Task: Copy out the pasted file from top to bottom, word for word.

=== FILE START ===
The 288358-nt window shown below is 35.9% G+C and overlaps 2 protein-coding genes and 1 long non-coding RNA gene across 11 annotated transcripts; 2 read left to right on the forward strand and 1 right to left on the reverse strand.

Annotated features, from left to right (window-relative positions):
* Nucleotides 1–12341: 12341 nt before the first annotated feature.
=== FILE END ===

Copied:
The 288358-nt window shown below is 35.9% G+C and overlaps 2 protein-coding genes and 1 long non-coding RNA gene across 11 annotated transcripts; 2 read left to right on the forward strand and 1 right to left on the reverse strand.

Annotated features, from left to right (window-relative positions):
* Nucleotides 1–12341: 12341 nt before the first annotated feature.